I've just been looking through the archives on your website, and have just read the story of the lady who had an abortion in 1999...
By anonymous on 10/06/2008I've just been looking through the archives on your website, and have just read the story of the lady who had an abortion in 1999, I too had an abortion in my forties (44), after becoming pregnant by the only man I have ever loved, (but who is also married to somebody else). I too have gone through the enormous range of emotions, from suicidal thoughts, to desperation, and to raging guilt. My rage was directed towards other people for no apparent reason, and because of that, I have also lost valuable friends, and work colleagues.
I'd like to address the rest of my story direct to that lady: If you are reading this, I understand, and I feel for you. Both of us have lost our chance, (because of our age), to ever have a baby in the future, and that future can feel so dark and utterly pointless. Abortion at any age is traumatic, but at ours, we feel like we ourselves have delivered the final nail in the coffin of any fertility we may have had left. What I'd also like to say to you, is that it CAN get a bit better - a touch of lucidity through the dark moments. My abortion was nearly 5 years ago now, and although it can hit me still with such force, other times I feel calmer. You say that you cannot stand to be around pregnant women or children - I hope that in time, that feeling will recede. I myself now take comfort from being around young kids, and in the future, even hope to possibly become a foster parent. If you are still a visitor to this website, I so sincerely hope that you have started to feel better, and have taken some steps to start to live again…In other words, that you may have found some peace. Yours in understanding.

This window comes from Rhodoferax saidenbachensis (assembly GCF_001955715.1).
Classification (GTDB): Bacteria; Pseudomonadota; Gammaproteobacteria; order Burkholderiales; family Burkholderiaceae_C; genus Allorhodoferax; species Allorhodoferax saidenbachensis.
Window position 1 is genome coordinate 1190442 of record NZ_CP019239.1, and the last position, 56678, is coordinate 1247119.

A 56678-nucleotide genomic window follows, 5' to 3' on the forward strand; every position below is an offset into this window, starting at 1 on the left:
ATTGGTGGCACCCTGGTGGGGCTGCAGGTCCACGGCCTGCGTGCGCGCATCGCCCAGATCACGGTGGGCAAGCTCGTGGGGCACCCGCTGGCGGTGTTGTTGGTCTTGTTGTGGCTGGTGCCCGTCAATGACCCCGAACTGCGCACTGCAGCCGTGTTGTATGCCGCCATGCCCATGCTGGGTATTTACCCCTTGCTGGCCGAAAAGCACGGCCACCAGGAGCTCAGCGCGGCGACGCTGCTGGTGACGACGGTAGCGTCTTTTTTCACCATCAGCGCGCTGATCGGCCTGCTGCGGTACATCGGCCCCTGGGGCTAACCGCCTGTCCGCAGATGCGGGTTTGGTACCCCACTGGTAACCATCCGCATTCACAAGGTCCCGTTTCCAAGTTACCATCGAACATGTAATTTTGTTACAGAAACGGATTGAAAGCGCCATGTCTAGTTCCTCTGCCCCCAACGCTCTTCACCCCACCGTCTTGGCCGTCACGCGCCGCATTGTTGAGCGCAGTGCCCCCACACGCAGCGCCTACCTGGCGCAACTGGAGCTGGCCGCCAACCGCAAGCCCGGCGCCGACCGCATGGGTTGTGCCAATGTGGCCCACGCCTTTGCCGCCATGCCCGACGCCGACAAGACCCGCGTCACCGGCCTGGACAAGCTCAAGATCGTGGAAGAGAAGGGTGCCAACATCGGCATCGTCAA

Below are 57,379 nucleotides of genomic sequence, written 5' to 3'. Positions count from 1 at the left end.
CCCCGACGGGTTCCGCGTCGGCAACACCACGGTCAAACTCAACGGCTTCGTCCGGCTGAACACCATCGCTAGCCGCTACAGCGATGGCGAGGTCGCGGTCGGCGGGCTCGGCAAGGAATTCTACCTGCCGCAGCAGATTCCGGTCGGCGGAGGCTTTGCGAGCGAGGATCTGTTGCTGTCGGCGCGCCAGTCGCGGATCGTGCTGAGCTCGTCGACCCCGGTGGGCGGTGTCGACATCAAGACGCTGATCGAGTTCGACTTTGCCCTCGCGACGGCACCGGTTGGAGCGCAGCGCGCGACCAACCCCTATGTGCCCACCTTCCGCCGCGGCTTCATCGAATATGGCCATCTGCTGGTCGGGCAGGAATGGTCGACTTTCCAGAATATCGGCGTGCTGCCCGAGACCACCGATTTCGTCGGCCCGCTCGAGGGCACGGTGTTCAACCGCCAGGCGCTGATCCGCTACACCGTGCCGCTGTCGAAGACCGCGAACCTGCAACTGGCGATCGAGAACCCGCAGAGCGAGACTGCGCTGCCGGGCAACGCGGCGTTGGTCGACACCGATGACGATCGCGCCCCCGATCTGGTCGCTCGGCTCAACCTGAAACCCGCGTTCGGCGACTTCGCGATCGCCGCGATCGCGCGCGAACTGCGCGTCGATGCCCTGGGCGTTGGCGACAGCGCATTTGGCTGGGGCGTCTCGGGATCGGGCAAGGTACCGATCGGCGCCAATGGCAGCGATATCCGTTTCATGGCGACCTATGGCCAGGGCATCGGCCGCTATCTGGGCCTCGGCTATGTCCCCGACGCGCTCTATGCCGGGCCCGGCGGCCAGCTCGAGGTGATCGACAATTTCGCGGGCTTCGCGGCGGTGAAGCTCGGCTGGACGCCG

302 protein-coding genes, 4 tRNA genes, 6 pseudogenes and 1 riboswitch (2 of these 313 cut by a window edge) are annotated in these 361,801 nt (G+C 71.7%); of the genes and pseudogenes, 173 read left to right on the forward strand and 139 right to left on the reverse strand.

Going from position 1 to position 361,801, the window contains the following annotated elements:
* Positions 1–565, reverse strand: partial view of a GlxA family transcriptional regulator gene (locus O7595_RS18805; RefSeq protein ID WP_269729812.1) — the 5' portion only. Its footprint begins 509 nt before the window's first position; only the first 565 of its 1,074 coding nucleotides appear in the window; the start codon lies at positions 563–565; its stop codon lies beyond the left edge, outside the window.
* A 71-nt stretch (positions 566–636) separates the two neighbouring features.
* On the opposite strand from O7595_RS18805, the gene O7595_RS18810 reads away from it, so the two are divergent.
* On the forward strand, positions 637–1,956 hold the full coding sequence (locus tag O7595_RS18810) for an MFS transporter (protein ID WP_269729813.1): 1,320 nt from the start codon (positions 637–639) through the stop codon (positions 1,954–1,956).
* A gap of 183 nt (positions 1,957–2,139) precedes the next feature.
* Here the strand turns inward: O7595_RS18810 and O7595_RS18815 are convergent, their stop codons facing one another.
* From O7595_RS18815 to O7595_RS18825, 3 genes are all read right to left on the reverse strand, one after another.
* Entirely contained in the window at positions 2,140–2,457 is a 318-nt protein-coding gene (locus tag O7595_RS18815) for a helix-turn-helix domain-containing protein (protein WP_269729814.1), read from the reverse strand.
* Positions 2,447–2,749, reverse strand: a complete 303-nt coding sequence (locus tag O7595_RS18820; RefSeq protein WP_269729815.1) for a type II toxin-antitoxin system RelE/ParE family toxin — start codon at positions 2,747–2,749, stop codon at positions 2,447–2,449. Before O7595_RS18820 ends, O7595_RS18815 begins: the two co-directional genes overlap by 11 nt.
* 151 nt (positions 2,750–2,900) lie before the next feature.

Editor’s note: Thank you for writing in with your encouragement for the lady you read about…For many of us, our pain remains like an underground river that occasionally bubbles up and surfaces at our most vulnerable moments…That river can run quietly or it can rage underground but most of the time we don’t see it, only becoming aware of it at times when we allow ourselves to dwell on the cause of the pain or are reminded of it by something in our path.
Healing doesn’t mean keeping the river underground at whatever cost; this is merely denial, the illusion of healing. Nor does it mean just redirecting it, such as fighting a cause, although many positive outcomes can emerge from this. Healing means getting down into it; going to the source of it; facing the grief, guilt and anger and applying the power of forgiveness. ‘The Journey’ post-abortion support programme available through your nearest centre can provide the opportunity for just this, and I want to encourage you to discover what greater freedom there is for you. We’ll be thinking of you.